- Florence of the New World? We would say that Quito, especially the old town, has a ways to go to work itself into this nickname’s shoes. The structure of the old town has all the elements going for it, interesting structures, plazas for gathering, and a density of interesting sites to visit. However, it doesn’t quite all come together, yet. They seem to be working hard at it. Our hotel for example is an example of buildings being restored and attracting tourists.

The Roof of the Basilica’s Nave
The Roof of the Basilica’s Nave - Quito
 

What We Saw

Day 1: Basilica of the National Vow. We walked to this church from our hotel. The basilica is a bit run down and need of some basic repairs. It does have some impressive views from different balconies or perches you can reach by stairs or ladders (literally).

Day 1: The Church of the Society of Jesus or La Compañía de Jesús. After the Basilica, we walked back to the center of the old town to this gold-leafed-Baroque extravaganza. Inside an English speaking guide, Alex (studying tourism), gave us a short tour.

Day 1: Church and Convent of St. Francis, Museo Fray Pedro Bedón. First, we ate lunch at the popular Tianguiez at the foot of the convent. Inside the convent, the Museo Fray Pedro Bedón has a display of religious art that demonstrates the more gruesome depictions of Jesus that are favored by the Quito school. All the better to instill fear in and connect to the hearts and minds of the indigenous people to be converted. Again, we refer to the article mentioned above in the Ecuadorial for more background reading.

Day 1: Virgen de Quito on El Panecillo. We walked up to this city icon in the late afternoon. A series of staircases (some not finished) take you up from the old town. When you go by foot though, be warned there are posted notices about NOT walking there. The view from the top gives you another glimpse of the spread of the city and, if the weather cooperates, a glimpse of the mountains and volcanoes cradling the city.

Day 2: TelefériQo. We took a taxi from our hotel to the base of gondola (10,226 ft) and arranged for the taxi to pick us up after a couple of hours. At the top of the gondola (12,943 ft), we met misty weather so just walked around a bit and headed back down. There is little signage or explanation - that we could tell - that explains what you might see or experience up there. There are amenities at the top: café, restaurant, shops - but many were closed when we went up in the early to mid-morning. We would definitely like to go back to the top under nicer weather.

Day 2: Foundación Guayasamín. The Guayasamín museum contains the works and art collection of Oswaldo Guayasamín (1919 - 1999), a Quechua native and Ecuadorian artist. His work often features tortured faces and hands, like the series La Edad de la Ira (The Age or Rage). The museum combined with his La Capilla del Hombre (The Chapel of Man), located 5 blocks away, can take a few hours to visit and is well worth the time. Take a taxi to get to the museum - it’s not something you can easily walk to it.  For more about our time in the Guayasamín museum see this post.

Day 2: Casa del Alabado. This is a new museum in the old town focusing on pre-Columbian art. It’s a beautifully done museum. You will see a lot of beautiful artifacts with a brief description of what the object is and the period designated by a particular culture such as Valdivia (4,000 a.C. - 1,500 a.C) or Chorrera (950 a.C. - 350 a.C.). On the second floor there is a room that helps visitors decipher these designations. It is probably best to visit this room first. There is documentary film about the construction of the museum that features the stories of the people who helped restore the building that houses the museum.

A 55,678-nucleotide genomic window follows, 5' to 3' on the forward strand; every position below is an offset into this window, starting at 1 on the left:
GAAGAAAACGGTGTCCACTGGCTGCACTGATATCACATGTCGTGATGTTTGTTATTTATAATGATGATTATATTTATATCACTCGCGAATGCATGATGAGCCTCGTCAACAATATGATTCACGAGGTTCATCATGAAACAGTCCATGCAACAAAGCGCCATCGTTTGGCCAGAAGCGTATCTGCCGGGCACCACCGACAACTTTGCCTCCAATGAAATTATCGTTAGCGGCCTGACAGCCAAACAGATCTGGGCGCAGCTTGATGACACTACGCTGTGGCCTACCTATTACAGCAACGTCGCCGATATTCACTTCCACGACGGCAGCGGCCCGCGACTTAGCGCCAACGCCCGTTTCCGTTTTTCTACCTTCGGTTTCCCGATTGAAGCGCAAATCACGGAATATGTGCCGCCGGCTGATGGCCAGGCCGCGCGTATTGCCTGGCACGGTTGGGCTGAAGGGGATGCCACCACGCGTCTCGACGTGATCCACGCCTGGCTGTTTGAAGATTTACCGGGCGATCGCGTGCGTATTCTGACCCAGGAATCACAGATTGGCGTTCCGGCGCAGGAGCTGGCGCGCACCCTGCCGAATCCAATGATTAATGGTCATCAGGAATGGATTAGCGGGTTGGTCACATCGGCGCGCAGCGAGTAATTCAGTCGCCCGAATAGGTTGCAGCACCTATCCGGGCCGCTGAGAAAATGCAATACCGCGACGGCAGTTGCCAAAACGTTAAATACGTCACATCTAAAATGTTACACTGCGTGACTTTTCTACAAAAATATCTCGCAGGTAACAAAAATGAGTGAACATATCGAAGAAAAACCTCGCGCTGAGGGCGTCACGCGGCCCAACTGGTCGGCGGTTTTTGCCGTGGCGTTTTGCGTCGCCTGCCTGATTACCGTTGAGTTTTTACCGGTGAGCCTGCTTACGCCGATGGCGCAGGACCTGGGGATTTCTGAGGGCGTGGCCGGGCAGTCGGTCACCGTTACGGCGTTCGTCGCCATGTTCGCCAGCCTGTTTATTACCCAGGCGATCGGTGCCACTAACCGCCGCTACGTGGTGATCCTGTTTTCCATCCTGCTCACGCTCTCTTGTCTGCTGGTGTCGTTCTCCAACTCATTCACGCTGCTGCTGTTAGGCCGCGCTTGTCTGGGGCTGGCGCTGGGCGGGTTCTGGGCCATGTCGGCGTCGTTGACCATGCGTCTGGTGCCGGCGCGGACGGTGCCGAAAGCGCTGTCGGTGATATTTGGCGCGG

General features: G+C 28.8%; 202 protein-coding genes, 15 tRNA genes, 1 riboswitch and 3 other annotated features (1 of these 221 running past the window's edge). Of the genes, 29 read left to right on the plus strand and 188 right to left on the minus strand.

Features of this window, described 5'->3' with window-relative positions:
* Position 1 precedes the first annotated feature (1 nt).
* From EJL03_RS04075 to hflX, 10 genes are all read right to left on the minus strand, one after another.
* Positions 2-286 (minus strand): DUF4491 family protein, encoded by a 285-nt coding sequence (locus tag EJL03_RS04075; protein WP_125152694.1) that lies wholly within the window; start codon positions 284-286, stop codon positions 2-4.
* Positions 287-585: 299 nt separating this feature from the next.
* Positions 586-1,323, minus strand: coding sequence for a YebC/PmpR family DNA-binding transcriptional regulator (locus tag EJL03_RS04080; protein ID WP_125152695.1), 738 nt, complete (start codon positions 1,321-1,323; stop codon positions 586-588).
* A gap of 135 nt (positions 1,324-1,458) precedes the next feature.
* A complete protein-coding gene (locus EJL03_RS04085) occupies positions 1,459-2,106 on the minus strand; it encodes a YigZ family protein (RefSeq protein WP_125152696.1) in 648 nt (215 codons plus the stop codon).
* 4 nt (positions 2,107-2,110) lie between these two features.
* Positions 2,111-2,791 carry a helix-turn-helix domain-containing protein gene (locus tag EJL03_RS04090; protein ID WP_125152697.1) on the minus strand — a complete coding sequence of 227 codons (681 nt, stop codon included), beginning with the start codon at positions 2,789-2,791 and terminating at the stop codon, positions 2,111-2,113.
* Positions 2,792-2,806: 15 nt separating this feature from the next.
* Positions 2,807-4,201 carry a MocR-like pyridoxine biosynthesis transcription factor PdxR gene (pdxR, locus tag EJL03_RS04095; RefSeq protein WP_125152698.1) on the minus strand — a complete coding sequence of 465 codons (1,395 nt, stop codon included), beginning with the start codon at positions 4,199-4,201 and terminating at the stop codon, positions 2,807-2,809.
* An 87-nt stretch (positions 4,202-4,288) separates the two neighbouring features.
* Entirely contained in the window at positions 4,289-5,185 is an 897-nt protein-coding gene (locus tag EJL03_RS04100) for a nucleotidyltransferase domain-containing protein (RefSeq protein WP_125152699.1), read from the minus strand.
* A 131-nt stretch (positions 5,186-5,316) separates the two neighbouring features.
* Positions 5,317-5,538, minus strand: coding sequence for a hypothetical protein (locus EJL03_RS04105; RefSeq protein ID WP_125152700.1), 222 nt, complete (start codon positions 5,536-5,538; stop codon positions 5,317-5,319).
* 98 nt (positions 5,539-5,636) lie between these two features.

La Casona de la Ronda
La Casona de la Ronda  - Quito

Where We Stayed and Ate

We stayed at La Casona de la Ronda - a recently refurbished structure - and beautifully done at that. We stayed at the hotel two nights before visiting the Galápagos and two nights afterward. We would highly recommend this hotel. Most tourists seem to stay in the Mariscal neighborhood, but from what we saw, we’d pick the old town any day. From La Casona de la Ronda we could walk within five minutes to all the key sites.

We ate one night at our hotel and it was very good. Two other nights we ate at Theatrum Restaurante & Wine Bar (old city center) and La Gloria Restaurant (edge of Mariscal) - both upscale restaurants with good food. The dessert at Theatrum was especially interesting. It was assortment of different preparations of fruits of Ecuador. See this post for details of the dessert.

We ate one lunch at the popular Tianguiez, at the foot of the San Francisco complex and overlooking the Plaza de San Francisco. It is popular with tourists and safe if you don’t want to negotiate the intimidating food vendors and shops that are all over the old town.

Tickets from Quito Tourist Sites

Two Restaurants in Quito
La Gloria - Quito

Theatrum - QuitoTheatrum - Quito

Basilica of the Nacional Vow – Climbing to the Top
Basilica of the Nacional Vow – Climbing to the Top - QuitoBasilica of the Nacional Vow – Climbing to the Top - Quito

Basilica of the Nacional Vow - Quito

Agave and Staircase
Agave and Staircase - Quito

Plaza de San Francisco
Plaza de San Francisco - Quito

Inside Convent of San Francisco
Inside Convent of San Francisco - Quito

Iglesia de la Compania de Jesus
Iglesia de la Compania de Jesus - Quito

Caution Sign – Walking Up to El PanecilloCaution Sign – Walking Up to El Panecillo

View of El Panecillo from La Ronda
View of El Panecillo from La Ronda - Quito

La Virgen del Panecillo
Virgen del Quito

3 comments:

  1. wow. nice hotel!
    but you see one basicilca, you seen 'em all... you see one mountain... you seen 'em all...

    you see one baby jesus... well... there's always a variety there!

    ReplyDelete
  2. very beautiful pictures ...Nikhil, Mumbai, India

    ReplyDelete